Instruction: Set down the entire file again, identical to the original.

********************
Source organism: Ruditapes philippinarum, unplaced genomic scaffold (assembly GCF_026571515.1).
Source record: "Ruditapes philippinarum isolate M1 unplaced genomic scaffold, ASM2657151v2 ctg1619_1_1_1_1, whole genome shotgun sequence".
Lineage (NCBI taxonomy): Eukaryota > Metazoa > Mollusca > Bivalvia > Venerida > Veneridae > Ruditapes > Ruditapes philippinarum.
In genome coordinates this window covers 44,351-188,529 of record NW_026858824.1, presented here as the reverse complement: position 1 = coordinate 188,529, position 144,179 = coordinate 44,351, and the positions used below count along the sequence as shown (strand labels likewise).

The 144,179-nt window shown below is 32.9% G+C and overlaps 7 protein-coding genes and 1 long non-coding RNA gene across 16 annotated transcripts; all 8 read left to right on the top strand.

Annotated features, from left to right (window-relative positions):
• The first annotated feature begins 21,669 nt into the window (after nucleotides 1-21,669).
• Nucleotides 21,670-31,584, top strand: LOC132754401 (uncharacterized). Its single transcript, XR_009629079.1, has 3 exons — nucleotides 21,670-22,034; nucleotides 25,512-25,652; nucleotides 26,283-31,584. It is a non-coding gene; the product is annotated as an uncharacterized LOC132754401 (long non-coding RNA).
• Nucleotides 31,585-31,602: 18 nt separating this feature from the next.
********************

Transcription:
Source organism: Ruditapes philippinarum, unplaced genomic scaffold (assembly GCF_026571515.1).
Source record: "Ruditapes philippinarum isolate M1 unplaced genomic scaffold, ASM2657151v2 ctg1619_1_1_1_1, whole genome shotgun sequence".
Lineage (NCBI taxonomy): Eukaryota > Metazoa > Mollusca > Bivalvia > Venerida > Veneridae > Ruditapes > Ruditapes philippinarum.
In genome coordinates this window covers 44,351-188,529 of record NW_026858824.1, presented here as the reverse complement: position 1 = coordinate 188,529, position 144,179 = coordinate 44,351, and the positions used below count along the sequence as shown (strand labels likewise).

The 144,179-nt window shown below is 32.9% G+C and overlaps 7 protein-coding genes and 1 long non-coding RNA gene across 16 annotated transcripts; all 8 read left to right on the top strand.

Annotated features, from left to right (window-relative positions):
• The first annotated feature begins 21,669 nt into the window (after nucleotides 1-21,669).
• Nucleotides 21,670-31,584, top strand: LOC132754401 (uncharacterized). Its single transcript, XR_009629079.1, has 3 exons — nucleotides 21,670-22,034; nucleotides 25,512-25,652; nucleotides 26,283-31,584. It is a non-coding gene; the product is annotated as an uncharacterized LOC132754401 (long non-coding RNA).
• Nucleotides 31,585-31,602: 18 nt separating this feature from the next.